It made it! (Thanks Mom!)
The old family camera was shipped over to me last week. I’ve been having a blast wrapping my hands and head around this fully manual, mechanical, and metal beast. I just love the feel of it in my hands, and the sound of that shutter drop is perfection.
The first few rolls through it were a little, let’s just say – off. Dialling in the exposure meter was one obstacle. The voltage differential of the new battery from the original model changes the meter sensitivity. The easiest way to account for most of the difference is to set the ISO down 1/3 stop. That works for now.
Also, I was a bit out of practice developing film. I think I went a little crazy on agitation. It also didn’t help that I pushed the film 2 stops. Another lesson learned. Also, I learned a few things about my Patterson reels. Lesson #53; Make sure to check and clean the ball bearings before starting a new batch. The bearings should slide back and forth easily, so that it will allow film to slide into the reels without much effort.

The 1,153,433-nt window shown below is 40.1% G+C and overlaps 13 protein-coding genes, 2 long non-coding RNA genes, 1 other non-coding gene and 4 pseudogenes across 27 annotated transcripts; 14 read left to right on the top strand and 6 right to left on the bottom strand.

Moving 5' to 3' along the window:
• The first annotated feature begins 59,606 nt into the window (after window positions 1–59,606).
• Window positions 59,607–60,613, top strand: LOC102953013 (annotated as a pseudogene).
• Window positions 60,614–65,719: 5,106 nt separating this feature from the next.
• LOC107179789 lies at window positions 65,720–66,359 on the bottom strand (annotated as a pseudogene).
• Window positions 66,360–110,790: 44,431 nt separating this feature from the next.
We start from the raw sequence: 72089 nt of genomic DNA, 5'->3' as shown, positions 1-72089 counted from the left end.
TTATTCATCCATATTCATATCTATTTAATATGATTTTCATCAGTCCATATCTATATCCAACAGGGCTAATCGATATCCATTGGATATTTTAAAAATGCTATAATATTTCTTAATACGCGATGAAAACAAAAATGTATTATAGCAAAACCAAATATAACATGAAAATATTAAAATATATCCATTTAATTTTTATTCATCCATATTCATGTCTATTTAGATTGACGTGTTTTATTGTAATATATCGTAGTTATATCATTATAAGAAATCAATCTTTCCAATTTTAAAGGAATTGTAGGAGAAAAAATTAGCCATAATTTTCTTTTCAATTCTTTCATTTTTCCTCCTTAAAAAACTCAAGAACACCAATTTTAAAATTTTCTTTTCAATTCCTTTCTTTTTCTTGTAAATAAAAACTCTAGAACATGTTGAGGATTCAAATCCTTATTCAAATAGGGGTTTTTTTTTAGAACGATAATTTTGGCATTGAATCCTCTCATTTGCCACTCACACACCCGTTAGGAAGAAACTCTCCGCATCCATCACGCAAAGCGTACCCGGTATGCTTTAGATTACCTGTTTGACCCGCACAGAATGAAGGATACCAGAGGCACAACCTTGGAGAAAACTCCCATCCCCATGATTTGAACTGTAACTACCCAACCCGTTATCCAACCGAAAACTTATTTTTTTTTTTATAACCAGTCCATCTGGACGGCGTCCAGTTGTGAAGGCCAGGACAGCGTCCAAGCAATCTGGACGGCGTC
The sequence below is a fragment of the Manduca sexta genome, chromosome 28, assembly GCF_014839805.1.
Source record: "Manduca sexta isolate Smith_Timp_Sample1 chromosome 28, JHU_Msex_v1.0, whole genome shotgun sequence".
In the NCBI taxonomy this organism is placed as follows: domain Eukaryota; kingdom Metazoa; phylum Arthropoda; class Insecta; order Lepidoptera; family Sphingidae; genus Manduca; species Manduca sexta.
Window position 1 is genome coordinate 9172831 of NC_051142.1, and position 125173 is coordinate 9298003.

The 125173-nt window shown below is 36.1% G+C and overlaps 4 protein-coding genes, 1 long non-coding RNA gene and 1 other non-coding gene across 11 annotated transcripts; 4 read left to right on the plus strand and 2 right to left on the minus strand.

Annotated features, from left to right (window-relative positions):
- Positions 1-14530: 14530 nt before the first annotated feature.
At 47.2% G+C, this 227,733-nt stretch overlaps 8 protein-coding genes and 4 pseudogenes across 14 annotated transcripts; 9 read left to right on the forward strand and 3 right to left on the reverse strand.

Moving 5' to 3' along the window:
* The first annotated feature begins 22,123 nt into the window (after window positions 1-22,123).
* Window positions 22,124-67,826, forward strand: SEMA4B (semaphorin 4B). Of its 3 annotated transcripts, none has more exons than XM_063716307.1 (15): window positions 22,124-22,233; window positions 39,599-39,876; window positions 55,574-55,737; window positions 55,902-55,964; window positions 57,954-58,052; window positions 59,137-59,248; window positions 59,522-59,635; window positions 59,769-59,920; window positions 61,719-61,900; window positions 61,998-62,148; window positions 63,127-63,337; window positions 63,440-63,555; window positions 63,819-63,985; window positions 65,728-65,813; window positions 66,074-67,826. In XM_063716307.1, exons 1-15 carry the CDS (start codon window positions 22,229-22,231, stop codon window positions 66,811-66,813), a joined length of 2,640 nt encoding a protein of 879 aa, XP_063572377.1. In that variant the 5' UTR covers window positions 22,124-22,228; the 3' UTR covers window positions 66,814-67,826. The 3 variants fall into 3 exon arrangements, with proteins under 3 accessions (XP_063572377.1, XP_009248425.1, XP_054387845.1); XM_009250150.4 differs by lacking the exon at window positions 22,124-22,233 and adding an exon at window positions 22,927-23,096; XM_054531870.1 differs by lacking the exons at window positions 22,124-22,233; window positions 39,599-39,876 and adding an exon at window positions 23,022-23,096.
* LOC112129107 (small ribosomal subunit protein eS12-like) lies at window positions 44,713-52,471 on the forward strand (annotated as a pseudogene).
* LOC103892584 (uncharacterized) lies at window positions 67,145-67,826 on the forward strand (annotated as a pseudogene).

I was having so much trouble loading the reels that the film kept getting stuck. It was frustrating and I ended up damaging some of the film. They were just test shots, so it really didn’t matter, but good to keep in mind for the future.
Also, a squeegee can help clear the negatives of excess moisture. Soak the squeegee in warm water while you are working with the developing tank, so that it is nice and soft. Then bang off the excess moisture before you gently (very gently) run it down the entire strip (one single movement) and hang your negatives.
Anyway, I have some new rolls to develop this weekend and this time I am going to pay much closer attention to agitation and stop pushing film for awhile. I love everything about B&W, film developing though. Working with an old manual camera, mixing the chemicals, slopping the tank around, hanging, cutting and scanning negatives.
This is too much fun.